“A book is a version of the world. If you don’t like it, ignore it; or offer your own version in return.”—Salman Rushdie
“Five mysteries hold the keys to the unseen: the act of love, and the birth of a baby, and the contemplation of great art, and being in the presence of death or disaster, and hearing the human voice lifted in song. These are the occasions when the bolts of the universe fly open and we are given a glimpse of what is hidden; an eff of the ineffable.” —Salman Rushdie, The Ground Beneath Her Feet.
The last interaction I had with Salman Rushdie was the night before his horrific stabbing. He had posted a serene photo of the full moon on Lake Chautauqua and I had admired it. Less than 12 hours later, as the awful news spread, it was like a body blow. I can’t think of another writer whose work has had such a visceral influence on me. I was 17 when Midnight’s Children opened up a world whose language shed the stilted straitjacket of so-called “proper English” and replaced it with the lush polyphony that captured the way South Asians live and speak, inhabiting multiple linguistic realms at once. This, coupled with his amazing ability to invent new words (a skill he had already perfected in his early advertising days in the UK) is what continues to make one marvel. Who else could come up with such gems as “Insultana” (Luka and The Fire of Life)?
When Salman Rushdie speaks of the early influences on his writing, he mentions the Thousand and One Nightsanimal tales of the Panchatantra, and the epics of the Mahabharata give Ramayana among others. Although fantasy and fantastical situations and attributes are a hallmark of his magic realist style, I believe the crux of his genius lies in how he uses these magnifications and distortions to reflect upon our essential human nature with all its flaws and foibles. There are obstacle courses in all of Rushdie’s novels, any number and permutation of internal and external dilemmas around which the story rushes as though it were the rapids of the river and this is what yields the rich palimpsest where you have the sediments of fantastical underpinnings above in which the narrative momentum flows, interspersed with eddies and pools in which the inner workings of the character brew and ferment. It is also worth noting that although the milieu of his novels has shifted from India and Pakistan to the West, the central characters in all his works continue to be South Asian and in their various dis/locations are an important kaleidoscope of the immigrant experience.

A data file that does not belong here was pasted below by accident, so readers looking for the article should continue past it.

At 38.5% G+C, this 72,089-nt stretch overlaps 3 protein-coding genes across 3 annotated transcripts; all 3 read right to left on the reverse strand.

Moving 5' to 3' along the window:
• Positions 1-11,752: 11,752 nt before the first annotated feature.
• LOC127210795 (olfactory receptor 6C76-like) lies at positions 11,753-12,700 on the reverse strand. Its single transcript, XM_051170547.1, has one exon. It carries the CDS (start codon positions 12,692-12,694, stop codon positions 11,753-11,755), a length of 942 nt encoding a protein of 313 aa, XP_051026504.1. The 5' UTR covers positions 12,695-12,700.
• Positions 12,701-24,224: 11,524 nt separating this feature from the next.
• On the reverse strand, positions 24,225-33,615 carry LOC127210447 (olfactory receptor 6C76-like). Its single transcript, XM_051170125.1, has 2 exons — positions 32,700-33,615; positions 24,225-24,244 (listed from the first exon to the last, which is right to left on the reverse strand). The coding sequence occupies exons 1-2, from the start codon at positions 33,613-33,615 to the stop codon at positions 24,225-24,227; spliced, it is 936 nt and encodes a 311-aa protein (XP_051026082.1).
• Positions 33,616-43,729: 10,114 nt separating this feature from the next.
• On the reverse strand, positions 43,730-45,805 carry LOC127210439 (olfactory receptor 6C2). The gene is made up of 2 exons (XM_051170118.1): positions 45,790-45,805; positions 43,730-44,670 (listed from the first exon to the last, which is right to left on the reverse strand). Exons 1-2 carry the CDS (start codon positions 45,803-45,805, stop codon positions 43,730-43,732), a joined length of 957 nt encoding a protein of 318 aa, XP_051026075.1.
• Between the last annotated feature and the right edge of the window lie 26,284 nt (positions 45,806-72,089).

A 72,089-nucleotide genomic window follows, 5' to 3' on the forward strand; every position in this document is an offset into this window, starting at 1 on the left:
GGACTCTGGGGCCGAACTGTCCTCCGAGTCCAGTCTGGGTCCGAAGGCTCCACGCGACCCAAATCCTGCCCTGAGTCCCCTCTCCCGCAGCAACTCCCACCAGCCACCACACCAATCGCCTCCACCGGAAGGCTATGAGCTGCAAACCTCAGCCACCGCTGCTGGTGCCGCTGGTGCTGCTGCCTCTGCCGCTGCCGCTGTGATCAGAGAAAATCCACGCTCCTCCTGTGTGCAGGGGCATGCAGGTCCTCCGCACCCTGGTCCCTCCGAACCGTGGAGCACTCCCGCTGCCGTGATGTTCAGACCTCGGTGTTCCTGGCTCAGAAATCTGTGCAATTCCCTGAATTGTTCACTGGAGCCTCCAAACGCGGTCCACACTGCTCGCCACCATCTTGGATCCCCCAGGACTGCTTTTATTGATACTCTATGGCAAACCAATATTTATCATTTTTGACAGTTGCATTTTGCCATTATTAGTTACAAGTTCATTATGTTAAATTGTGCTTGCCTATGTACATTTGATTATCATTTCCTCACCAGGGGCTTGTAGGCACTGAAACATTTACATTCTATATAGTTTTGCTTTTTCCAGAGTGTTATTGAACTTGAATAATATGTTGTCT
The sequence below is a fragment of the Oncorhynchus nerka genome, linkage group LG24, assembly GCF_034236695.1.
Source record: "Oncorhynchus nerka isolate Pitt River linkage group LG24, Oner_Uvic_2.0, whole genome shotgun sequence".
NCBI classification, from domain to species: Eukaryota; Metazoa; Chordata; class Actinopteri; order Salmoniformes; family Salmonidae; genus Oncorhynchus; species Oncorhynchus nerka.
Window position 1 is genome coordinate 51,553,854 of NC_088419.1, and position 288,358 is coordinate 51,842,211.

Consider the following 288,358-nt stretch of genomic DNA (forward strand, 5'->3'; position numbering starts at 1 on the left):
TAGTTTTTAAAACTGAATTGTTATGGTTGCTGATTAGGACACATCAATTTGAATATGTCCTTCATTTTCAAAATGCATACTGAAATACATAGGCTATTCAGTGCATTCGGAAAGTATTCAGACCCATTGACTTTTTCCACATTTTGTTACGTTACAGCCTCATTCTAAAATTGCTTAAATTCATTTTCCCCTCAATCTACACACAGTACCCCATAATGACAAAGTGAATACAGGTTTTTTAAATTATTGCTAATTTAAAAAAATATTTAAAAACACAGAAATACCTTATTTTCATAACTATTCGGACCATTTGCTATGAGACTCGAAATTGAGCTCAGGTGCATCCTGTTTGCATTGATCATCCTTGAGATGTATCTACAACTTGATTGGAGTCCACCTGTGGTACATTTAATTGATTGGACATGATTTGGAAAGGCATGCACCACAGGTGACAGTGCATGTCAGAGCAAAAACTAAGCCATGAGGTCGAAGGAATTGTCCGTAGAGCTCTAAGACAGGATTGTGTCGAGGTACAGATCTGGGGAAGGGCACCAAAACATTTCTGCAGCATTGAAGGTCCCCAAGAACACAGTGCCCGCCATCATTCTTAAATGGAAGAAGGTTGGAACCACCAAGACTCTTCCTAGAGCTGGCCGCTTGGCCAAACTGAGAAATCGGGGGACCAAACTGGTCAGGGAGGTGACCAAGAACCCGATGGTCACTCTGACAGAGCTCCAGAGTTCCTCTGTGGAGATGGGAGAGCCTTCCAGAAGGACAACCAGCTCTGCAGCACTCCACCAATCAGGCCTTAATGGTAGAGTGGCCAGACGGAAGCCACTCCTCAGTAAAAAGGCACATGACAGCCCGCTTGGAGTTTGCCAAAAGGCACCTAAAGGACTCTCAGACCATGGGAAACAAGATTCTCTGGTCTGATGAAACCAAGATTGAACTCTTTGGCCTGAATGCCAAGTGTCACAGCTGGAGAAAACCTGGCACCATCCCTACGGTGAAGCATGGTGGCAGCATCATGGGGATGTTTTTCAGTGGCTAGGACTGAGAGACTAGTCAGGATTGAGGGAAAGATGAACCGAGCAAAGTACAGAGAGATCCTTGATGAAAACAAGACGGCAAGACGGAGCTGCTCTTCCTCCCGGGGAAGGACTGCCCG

What makes Rushdie one of the most important contemporary writers, however, is that he has always maintained that the writer has a responsibility to tackle the larger issues of the day. ”It seems to me imperative that literature enters such arguments,” he wrote in an essay, ”Because what is being disputed is nothing less than what is the case, what is truth and what is untruth, and the battleground is our imagination. If writers leave the business of making pictures of the world to politicians, it will be one of history’s great and most abject abdications.” The world needs Salman Rushdie’s words to continue more than ever. I and my fellow wordsmiths wish him a speedy recovery.
(Sophia Naz is a bilingual poet, essayist, author, editor and translator. She has been nominated twice for the Pushcart Prize, in 2016 for creative nonfiction and in 2018 for poetry.)